By 2010 the Rileys, Skeas, Normans and Dobsons who once populated the membership roll had been replaced by Dzires, Karamelas and Chiutas, though the roll remained depleted. The facilities inevitably deteriorated. On the day we visited, however, golfers could be seen on the course fairways downing acacia pods with miscued drives. A mechanical floor polisher hummed in the theatre and uniformed staff were setting out tables ahead of Korea Day, a booking for 100-plus Korean expats.
All of this might have stemmed organically from the piggery’s self-serving conservation efforts, but there were signs of another league of capitalisation entirely: zebra and impala grazing the 7th; a new irrigation system for the entire course and a tiled finish to the once dank change rooms equal to any in Harare’s swish Meikles Hotel. Fortunately, Amon Kaseke*, once the club’s barman and now its manager, was on hand to explain the changes.
“Look at the tee-boxes,” he said, leading us to the 9th, where he read aloud from a placard staked in the ground: “This Hole Sponsored by Zimplats.” Zimplats is the subsidiary of South African platinum producer Impala Platinum, or Implats, which produces approximately 25% of the world’s platinum. We knew this because the company has been in local and international news as it tries to navigate around Zimbabwe’s Indigenisation and Economic Empowerment Act, which compels all foreign-owned businesses in Zimbabwe to extend majority ownership to indigenous Zimbabwean partners.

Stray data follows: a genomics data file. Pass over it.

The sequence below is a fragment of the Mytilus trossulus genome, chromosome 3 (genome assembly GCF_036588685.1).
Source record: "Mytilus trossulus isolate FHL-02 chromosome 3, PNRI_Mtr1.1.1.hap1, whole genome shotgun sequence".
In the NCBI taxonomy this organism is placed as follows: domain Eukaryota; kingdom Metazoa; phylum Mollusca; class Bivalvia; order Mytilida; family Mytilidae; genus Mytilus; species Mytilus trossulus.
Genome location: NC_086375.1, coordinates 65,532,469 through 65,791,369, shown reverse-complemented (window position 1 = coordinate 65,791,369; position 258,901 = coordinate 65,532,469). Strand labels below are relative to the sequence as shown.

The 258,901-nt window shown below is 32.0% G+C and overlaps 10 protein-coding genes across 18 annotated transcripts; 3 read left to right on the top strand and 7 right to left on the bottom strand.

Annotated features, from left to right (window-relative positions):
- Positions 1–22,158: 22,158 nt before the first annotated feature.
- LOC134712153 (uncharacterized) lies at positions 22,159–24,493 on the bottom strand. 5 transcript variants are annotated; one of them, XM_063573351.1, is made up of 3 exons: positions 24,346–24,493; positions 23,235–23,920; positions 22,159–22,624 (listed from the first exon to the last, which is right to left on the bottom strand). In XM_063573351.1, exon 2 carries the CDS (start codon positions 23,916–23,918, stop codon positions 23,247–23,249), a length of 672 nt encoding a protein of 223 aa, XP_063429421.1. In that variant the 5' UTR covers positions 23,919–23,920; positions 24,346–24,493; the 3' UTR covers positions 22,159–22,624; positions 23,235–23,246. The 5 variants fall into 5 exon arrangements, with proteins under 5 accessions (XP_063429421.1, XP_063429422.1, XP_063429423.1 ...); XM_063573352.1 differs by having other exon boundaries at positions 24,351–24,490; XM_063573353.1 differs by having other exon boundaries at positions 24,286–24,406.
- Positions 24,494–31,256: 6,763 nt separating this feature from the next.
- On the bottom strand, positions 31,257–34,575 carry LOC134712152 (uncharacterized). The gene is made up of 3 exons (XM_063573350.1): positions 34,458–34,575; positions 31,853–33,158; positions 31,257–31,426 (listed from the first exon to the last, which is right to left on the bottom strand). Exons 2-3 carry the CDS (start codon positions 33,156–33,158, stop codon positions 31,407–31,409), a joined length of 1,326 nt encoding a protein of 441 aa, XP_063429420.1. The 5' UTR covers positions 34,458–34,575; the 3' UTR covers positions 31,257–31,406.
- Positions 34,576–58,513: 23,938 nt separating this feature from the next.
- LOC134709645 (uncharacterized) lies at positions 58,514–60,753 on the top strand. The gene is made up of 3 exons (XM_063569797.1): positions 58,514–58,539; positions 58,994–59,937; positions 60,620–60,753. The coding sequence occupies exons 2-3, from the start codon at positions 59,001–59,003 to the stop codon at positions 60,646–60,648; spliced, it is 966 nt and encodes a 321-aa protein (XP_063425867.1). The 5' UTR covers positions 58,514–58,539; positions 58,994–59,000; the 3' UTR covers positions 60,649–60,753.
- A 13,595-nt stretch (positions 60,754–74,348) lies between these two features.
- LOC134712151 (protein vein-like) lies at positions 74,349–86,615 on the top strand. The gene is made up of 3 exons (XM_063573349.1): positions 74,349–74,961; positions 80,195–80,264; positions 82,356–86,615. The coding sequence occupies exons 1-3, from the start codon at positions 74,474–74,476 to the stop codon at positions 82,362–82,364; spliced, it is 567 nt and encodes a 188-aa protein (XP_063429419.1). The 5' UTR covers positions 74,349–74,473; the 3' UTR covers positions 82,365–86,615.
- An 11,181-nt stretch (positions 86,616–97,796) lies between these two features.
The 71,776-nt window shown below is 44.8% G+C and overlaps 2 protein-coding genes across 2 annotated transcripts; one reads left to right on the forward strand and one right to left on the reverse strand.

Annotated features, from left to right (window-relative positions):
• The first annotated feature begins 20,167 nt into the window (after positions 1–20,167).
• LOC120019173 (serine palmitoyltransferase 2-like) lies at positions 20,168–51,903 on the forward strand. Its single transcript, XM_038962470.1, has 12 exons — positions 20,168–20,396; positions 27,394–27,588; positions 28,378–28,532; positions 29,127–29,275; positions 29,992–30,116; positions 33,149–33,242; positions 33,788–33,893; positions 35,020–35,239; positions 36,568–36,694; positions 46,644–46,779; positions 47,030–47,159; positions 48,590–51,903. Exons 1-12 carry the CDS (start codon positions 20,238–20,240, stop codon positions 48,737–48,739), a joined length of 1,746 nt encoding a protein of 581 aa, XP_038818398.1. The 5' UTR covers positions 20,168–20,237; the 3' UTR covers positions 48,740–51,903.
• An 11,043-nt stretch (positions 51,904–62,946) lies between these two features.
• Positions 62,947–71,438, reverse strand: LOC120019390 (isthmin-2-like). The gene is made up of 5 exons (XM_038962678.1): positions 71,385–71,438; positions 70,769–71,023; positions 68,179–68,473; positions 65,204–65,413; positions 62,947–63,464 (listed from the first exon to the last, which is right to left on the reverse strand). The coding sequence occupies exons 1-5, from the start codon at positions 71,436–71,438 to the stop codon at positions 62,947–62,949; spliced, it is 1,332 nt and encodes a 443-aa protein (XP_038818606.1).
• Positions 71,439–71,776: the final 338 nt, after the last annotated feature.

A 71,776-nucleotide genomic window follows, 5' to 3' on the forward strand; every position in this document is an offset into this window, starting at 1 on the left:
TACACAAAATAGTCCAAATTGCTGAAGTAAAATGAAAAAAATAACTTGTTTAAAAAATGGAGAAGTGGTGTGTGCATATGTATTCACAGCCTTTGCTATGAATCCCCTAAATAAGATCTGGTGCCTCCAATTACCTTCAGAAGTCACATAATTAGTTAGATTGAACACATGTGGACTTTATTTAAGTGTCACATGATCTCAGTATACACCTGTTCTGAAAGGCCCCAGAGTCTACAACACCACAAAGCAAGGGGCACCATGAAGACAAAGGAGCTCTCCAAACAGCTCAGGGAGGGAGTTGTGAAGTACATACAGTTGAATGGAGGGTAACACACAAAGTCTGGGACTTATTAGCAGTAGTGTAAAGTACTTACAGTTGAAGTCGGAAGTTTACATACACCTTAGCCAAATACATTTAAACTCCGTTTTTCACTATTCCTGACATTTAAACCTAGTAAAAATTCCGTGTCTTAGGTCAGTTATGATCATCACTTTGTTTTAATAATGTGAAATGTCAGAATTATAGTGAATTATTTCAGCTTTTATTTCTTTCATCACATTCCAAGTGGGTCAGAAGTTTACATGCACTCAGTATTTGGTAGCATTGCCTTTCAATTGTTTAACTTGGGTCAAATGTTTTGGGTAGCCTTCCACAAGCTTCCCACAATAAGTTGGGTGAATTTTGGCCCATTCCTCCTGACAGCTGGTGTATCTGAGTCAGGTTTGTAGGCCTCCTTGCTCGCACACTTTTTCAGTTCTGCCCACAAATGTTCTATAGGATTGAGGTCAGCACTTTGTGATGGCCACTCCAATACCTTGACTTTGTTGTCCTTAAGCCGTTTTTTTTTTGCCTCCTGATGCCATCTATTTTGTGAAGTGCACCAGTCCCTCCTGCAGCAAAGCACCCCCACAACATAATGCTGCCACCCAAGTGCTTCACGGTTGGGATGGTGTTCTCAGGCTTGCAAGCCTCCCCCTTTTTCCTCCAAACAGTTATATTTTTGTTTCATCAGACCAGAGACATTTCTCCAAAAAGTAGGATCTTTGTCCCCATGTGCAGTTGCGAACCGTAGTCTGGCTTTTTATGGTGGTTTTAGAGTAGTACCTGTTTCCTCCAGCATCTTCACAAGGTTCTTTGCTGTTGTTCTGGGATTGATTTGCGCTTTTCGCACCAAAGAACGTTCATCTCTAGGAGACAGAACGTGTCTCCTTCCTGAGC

After a year of negotiations, Implats brokered a less haemorrhagic deal in March 2012, though quite what it entailed remained a mystery to analysts and shareholders alike. (In January this year Zimplats renogiated the deal.) But Kaseke was versed in its minutiae.